That would definitely work. However even more efficient might be something like the system used in Chasm City (in science fiction novels by Alistair Reynolds) which has an extensive network of guide wires strung above and throughout the city. Vehicles slide along these wires and automatically make transitions from one wire to another (maybe with some free fall in between).
It would suck to miss your transition
Allan, your roller coaster idea? Do a few simple route arrangements. Take advantage of hills, hill-climbing. You’ll end up with monorail, single-track, Exposition Hall rooftop station up 4th to Seattle Center.
Return along SR99 Waterfront then Railway Ave for a complete loop.
Arena District to Seattle Center.
Pike Place Market, Coleman Dock, Expo Hall Rooftop/Arena District
King Street Station, 4th Ave Uptown, Central Library, Westlake Mall
KOMO Station. Loop around Seattle Center.
A concert venue would be interesting, but I wonder what it would sound like in there.
Maybe a partial tunnel could be used for power generation? Let seawater pass through turbines and flood the tunnel, then pump it back up during off-peak hours at low tide.
Is the tunnel earthquake proof or does everybody die?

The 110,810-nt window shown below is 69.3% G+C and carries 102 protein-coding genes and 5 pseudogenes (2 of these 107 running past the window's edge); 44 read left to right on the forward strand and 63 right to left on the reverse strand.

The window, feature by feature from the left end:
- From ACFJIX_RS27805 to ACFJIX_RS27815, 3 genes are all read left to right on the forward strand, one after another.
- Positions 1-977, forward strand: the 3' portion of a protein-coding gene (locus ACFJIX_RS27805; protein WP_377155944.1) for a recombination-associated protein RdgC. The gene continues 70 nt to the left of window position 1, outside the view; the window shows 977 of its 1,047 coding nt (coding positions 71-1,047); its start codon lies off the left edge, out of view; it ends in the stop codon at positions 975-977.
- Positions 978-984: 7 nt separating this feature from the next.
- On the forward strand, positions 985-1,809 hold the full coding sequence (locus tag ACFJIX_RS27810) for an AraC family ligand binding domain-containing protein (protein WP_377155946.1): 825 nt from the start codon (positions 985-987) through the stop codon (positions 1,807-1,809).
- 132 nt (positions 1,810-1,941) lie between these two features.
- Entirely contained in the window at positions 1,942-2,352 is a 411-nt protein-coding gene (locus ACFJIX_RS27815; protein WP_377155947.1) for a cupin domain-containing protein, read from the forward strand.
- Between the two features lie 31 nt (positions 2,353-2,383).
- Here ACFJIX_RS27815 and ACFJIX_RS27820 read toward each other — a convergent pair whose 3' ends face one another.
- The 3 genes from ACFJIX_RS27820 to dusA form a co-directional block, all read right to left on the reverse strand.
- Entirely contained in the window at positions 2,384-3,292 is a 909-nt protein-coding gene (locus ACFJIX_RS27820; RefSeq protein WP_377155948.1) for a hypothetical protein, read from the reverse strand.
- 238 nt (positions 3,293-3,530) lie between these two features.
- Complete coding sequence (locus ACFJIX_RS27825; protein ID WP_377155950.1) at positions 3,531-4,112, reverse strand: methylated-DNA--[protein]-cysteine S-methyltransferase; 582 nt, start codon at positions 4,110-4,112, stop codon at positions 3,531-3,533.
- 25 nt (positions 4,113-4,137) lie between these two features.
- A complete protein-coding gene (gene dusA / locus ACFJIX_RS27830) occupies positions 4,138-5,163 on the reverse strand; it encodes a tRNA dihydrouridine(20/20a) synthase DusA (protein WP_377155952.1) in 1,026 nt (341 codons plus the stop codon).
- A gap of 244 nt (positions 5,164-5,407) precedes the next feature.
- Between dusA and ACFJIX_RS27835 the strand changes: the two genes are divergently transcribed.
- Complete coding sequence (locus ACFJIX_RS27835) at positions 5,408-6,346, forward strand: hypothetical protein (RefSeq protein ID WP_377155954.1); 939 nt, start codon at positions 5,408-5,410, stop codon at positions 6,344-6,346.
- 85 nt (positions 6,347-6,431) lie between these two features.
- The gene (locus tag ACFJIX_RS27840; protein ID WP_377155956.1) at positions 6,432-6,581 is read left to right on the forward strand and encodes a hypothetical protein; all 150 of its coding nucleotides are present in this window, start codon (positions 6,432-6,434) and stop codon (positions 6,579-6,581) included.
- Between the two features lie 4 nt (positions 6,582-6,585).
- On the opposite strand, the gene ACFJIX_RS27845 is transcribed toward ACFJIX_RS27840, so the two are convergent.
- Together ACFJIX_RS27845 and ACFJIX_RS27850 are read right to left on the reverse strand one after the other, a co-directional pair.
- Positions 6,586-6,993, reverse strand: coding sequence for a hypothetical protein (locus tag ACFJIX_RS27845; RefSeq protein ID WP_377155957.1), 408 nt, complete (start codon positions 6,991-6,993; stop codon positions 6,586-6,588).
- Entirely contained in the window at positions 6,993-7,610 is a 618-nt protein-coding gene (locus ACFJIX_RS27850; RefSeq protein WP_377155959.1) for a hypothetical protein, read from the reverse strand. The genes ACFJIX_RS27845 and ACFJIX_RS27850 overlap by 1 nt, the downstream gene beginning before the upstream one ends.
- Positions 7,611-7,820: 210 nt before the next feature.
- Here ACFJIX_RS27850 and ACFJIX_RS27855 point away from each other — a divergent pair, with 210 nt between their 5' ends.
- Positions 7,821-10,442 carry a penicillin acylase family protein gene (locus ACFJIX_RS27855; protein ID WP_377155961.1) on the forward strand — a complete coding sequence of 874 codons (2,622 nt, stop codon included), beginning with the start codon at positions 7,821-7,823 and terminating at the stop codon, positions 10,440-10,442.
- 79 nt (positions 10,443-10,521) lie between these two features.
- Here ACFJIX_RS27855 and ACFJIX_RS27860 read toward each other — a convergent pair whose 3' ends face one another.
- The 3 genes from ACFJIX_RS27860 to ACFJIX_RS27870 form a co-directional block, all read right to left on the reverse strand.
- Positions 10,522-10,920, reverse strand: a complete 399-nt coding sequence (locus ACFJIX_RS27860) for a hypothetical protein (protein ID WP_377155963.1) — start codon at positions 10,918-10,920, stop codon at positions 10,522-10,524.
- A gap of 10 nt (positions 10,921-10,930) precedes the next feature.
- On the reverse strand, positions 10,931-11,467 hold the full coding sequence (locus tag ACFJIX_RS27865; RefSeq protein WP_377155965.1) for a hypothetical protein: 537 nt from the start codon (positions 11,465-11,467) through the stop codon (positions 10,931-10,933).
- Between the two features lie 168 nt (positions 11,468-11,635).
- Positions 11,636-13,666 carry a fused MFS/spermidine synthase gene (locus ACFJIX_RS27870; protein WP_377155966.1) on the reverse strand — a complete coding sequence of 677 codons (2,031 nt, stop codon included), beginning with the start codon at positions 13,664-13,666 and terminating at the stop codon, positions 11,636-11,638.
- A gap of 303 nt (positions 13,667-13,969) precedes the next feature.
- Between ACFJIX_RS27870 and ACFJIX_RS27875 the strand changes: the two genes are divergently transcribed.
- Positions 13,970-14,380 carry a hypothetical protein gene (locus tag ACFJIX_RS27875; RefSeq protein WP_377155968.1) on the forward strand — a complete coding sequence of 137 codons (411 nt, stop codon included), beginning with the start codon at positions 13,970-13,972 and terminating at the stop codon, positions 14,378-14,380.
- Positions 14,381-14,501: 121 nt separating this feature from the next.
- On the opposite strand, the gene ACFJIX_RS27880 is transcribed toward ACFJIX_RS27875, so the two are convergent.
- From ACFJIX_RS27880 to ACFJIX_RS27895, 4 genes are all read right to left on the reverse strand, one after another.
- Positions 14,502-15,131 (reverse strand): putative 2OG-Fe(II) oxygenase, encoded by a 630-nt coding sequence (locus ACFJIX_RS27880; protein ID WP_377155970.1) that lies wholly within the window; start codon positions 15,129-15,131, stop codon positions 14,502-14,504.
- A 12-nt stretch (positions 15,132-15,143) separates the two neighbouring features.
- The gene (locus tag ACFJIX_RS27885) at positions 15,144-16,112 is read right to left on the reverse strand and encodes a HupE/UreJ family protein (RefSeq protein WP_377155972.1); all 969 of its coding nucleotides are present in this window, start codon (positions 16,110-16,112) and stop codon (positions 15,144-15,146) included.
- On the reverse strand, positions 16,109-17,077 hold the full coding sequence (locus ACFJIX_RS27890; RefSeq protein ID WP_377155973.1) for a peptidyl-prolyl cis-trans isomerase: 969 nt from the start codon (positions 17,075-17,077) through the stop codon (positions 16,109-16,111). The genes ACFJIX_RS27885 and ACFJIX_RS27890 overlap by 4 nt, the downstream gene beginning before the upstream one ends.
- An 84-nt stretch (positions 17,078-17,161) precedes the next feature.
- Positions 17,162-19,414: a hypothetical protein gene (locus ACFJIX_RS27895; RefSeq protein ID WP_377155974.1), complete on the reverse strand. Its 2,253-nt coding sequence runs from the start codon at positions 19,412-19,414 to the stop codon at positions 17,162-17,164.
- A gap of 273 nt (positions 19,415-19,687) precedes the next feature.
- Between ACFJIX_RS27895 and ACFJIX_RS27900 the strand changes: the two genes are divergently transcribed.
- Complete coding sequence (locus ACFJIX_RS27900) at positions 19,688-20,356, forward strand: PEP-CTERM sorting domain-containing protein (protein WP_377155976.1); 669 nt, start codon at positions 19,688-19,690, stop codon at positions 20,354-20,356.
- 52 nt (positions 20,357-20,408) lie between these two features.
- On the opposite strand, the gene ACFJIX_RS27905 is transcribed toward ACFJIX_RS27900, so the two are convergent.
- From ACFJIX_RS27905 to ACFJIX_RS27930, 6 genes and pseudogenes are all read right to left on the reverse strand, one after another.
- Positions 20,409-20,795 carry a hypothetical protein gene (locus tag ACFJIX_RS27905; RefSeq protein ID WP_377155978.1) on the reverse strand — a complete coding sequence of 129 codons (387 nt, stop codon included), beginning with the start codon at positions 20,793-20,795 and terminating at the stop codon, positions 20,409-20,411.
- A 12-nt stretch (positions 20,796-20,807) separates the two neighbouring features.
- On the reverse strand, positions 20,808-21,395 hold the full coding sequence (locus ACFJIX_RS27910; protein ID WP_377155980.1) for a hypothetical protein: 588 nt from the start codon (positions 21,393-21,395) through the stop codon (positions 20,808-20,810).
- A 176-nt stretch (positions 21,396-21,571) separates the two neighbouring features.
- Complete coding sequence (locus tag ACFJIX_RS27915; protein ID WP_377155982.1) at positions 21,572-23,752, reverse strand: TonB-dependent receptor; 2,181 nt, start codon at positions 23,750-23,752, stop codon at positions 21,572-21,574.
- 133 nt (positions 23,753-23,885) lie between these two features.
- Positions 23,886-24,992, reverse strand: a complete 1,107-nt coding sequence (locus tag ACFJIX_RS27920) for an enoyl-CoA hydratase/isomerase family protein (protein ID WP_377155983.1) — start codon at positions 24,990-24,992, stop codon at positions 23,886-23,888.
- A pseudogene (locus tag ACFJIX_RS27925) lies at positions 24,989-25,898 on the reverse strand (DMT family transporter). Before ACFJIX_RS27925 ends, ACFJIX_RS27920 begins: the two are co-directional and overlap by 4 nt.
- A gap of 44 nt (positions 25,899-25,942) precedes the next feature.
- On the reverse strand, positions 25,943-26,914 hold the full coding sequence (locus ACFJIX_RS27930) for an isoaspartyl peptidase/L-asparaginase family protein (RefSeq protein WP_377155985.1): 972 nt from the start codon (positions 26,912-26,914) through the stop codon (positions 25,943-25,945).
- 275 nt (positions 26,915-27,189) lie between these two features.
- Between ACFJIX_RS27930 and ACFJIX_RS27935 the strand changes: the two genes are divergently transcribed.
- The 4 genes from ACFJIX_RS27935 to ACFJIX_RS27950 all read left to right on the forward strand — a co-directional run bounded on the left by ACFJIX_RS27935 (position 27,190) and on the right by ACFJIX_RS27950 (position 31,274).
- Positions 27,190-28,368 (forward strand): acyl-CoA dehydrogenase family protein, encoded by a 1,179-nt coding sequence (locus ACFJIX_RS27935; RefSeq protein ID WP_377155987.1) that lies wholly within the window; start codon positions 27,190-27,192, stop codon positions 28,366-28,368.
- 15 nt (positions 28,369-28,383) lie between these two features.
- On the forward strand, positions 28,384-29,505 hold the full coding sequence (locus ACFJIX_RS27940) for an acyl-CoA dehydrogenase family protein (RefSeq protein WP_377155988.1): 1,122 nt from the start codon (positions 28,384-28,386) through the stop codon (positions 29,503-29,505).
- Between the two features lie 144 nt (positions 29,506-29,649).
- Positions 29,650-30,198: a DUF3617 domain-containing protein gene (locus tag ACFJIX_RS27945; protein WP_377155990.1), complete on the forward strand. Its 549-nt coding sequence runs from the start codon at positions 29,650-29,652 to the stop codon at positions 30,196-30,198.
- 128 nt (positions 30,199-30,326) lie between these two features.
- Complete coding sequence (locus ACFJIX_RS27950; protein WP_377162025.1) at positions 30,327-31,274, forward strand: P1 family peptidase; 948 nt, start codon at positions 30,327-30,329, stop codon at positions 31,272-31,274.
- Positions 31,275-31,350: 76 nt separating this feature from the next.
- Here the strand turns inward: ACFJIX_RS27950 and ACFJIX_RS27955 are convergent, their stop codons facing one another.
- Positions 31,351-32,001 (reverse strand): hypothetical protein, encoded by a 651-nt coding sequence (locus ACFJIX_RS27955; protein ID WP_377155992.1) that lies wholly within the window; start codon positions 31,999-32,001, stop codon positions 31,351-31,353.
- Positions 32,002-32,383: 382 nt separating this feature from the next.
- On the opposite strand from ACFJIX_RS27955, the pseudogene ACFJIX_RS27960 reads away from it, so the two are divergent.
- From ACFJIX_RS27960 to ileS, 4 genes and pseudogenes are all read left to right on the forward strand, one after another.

1: Bertha broke…Why did it break? Does’t the contract state some kind of guarantee this tool can do this job it was purchased to do? Who would spend that kind of money buying a tool without ensuring it can do the job?
2: The Seattle area is past due for a category 10 earthquake. Neither the via-duct or the tunnel (or pretty much any other human construction) would likely withstand that kind of quake. Allan…everybody dies in that kind of quake…sorry.
3: Initially I thought the tunnel was a “very very” bad idea. Beefing up the ugly existing via-duct seems like the best answer to me. It’s not pretty but it is essential to have this kind of option for north/south commuting thru Seattle due to the I-5 bottle neck downtown. In light of the pressure to remove the via-duct and the general concession to do so the tunnel is only a “very” bad idea because in order to replace the via-duct with another pretty via-duct or other waterfront surface road, it would likely necessitate completely tearing down the old via-duct first which would leave the I-5 bottleneck as the only N/S way thru Seattle for some long undetermined length of time. This would cause massive congestion for too long to be reasonable, unless prior to doing this the I-5 bottleneck was fixed.
The tunnel would undoubtedly need to be closed to traffic after an earthquake, pending inspection of the tunnel roadway and the approaches, but a well-made tunnel generally shouldn’t collapse on its occupants during a quake — the tunnel moves *with* the ground, it doesn’t whip around like a tall building or lift off the ground like a house that isn’t bolted to its foundation.
If I remember correctly, the tunnel is designed to withstand in excess of a 9.0 quake, a 1-in-2500-year event in the Seattle area.
It would be terrifying, of course, but should be a survivable event as long as a chain-reaction crash doesn’t turn the tunnel into an oven.